The company has also come under scrutiny from some investors as several insiders have sold stock as it has surged.

Moderna is just one of several companies racing to come up with a vaccine. Shares of another smaller biotech, Novavax, soared 20% Wednesday after it announced promising clinical trial results of its own.

9:32 a.m. ET, August 5, 2020

HHS announces $1 billion agreement with Johnson & Johnson for potential Covid-19 vaccine

From CNN's Health Gisela Crespo

Johnson & Johnson headquarters stands in New Brunswick, New Jersey, on Saturday, August 1.
Johnson & Johnson headquarters stands in New Brunswick, New Jersey, on Saturday, August 1. Mark Kauzlarich/Bloomberg via Getty Images

The US Department of Health and Human Services on Wednesday announced it will own 100 million doses of the Covid-19 investigational vaccine Johnson & Johnson is developing. 

In a statement, HHS said the doses from the "large-scale manufacturing and delivery" agreement could be used in clinical trials or as part of a Covid-19 vaccination campaign under the guidance of the US Food and Drug Administration.

The Biomedical Advanced Research and Development Authority (BARDA) is committing more than $1 billion for this agreement, Johnson & Johnson said in a separate statement. The US government may also purchase an additional 200 million doses of the vaccine candidate under a subsequent agreement, the company added.

HHS Secretary Alex Azar said in the statement the federal government is assembling a "portfolio of vaccines" under Operation Warp Speed and this latest partnership will increase the chances the US "will have at least one safe, effective vaccine by 2021."

"Today’s investment represents the next step in supporting Janssen’s vaccine candidate all the way through manufacturing, with the potential to bring hundreds of millions of safe and effective doses to the American people," Azar said. Janssen Pharmaceuticals is owned by Johnson & Johnson.

Manufacturing will take place while clinical trials are underway to expedite the traditional vaccine development timelines, according to the statement.

The doses would be available to the American people at no cost if used in a Covid-19 vaccination campaign. However, health care professionals could charge for the cost of administering the vaccine even if the doses are purchased by the government, according to HHS.

Janssen has received about $456 million for clinical trials and other vaccine development activities from BARDA, according to HHS.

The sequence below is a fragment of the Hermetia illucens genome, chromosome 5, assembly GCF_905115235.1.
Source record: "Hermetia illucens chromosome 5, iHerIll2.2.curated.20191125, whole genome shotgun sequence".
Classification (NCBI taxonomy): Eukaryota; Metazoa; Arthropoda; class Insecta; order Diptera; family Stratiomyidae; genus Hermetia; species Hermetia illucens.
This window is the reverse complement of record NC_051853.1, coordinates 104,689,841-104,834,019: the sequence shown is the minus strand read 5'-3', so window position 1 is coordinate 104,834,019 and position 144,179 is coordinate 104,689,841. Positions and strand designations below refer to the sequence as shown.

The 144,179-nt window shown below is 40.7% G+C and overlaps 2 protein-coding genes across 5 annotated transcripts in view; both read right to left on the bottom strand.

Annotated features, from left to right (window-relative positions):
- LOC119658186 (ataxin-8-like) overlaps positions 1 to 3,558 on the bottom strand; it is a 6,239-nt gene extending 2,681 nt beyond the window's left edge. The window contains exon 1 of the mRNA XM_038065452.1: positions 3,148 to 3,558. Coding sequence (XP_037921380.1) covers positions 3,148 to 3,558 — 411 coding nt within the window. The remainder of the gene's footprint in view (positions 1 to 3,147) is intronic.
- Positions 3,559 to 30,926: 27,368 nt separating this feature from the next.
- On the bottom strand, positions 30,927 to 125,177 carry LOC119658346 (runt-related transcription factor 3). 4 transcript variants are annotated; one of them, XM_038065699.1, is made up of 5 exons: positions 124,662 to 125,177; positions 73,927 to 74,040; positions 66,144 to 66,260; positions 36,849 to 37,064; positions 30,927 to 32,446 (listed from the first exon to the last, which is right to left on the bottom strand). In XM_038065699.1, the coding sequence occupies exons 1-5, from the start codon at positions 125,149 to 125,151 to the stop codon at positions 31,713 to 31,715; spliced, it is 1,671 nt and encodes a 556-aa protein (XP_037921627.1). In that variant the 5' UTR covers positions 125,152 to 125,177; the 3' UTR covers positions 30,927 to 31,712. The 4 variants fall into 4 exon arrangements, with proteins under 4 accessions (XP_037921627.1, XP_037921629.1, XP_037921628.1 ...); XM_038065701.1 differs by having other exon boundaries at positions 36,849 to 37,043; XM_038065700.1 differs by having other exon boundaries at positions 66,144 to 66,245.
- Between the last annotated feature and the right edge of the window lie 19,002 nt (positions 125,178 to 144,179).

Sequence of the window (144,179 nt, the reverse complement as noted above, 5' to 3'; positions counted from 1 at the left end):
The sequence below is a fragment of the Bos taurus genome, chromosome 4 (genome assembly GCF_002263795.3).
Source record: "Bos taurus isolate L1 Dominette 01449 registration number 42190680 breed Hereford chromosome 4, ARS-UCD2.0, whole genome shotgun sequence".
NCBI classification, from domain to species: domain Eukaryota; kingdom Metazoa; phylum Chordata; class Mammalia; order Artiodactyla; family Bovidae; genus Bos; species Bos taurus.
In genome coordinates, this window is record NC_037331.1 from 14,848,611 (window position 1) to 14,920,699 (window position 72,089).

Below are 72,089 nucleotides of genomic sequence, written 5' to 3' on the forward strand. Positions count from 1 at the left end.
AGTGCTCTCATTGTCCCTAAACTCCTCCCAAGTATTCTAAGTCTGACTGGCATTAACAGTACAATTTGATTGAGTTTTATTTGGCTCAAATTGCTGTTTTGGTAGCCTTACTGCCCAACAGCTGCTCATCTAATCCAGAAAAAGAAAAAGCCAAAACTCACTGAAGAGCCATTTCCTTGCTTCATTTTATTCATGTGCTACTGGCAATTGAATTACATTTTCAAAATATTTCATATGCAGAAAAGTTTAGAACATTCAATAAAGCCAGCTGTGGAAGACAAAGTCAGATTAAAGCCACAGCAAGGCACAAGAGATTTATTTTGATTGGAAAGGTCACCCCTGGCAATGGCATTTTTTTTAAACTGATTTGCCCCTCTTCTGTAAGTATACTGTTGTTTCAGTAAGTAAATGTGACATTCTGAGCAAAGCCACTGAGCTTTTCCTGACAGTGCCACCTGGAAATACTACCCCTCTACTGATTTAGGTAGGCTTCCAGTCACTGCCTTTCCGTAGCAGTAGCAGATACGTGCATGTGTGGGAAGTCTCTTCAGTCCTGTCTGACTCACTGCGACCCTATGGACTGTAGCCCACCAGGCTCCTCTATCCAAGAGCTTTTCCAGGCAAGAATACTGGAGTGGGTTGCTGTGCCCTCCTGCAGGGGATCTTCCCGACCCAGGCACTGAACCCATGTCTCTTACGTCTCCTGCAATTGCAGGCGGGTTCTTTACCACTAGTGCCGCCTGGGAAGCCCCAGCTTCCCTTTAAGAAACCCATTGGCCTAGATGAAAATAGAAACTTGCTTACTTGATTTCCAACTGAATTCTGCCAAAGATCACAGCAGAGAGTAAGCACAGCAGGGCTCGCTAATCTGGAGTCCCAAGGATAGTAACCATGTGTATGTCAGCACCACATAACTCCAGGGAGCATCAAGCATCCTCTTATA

9:25 a.m. ET, August 5, 2020

"Right now, I am actually afraid for my life," Georgia teacher says 

From CNN's Adrienne Vogt

Amy Forehand.
Amy Forehand. CNN

A first-grade teacher says she just found out yesterday that her county will proceed with allowing kindergarten and first-grade students back into her school. 

Amy Forehand, a teacher in Gwinnett County, Georgia, told CNN's "New Day" that she had been preparing for virtual learning and now has “a lot of fears” about the news that students will be returning on August 26. 

“I love my job. No teacher that I know wants to do digital learning. That's not why we signed up for this profession. Staring at a computer screen, I get it, that's not ideal. But right now, I am actually afraid for my life. And I'm not going to be able to teach any children if I am having to take extended medical leave or if I die,” she said. 

Forehand said she has asthma and is worried about her health and the well-being of her family and 2-year-old son.  

“Fears and anxiety are really high right now as we are trying to contemplate what this is going to look like for our students and for us and our safety,” she said.

Forehand said that the physical space of her school is not prepared yet for social distancing and has not been equipped with any sanitizing stations. 

“At this point in time, I have 24 beautiful 6-year-olds on my roster and I have six tables. That does not allow for social distancing,” she said. “School buses, we’ve been told, just due to logistics, there is no social distancing. Our main hallway, the way our school is laid out, we can't even have one-way directions in the hallway. And there is a very large number of students that will be coming back shortly that we will be cramming in a very small area.”

The teacher said she isn’t comfortable with the situation right now, but she is still optimistic that something will work out. 

Watch the interview: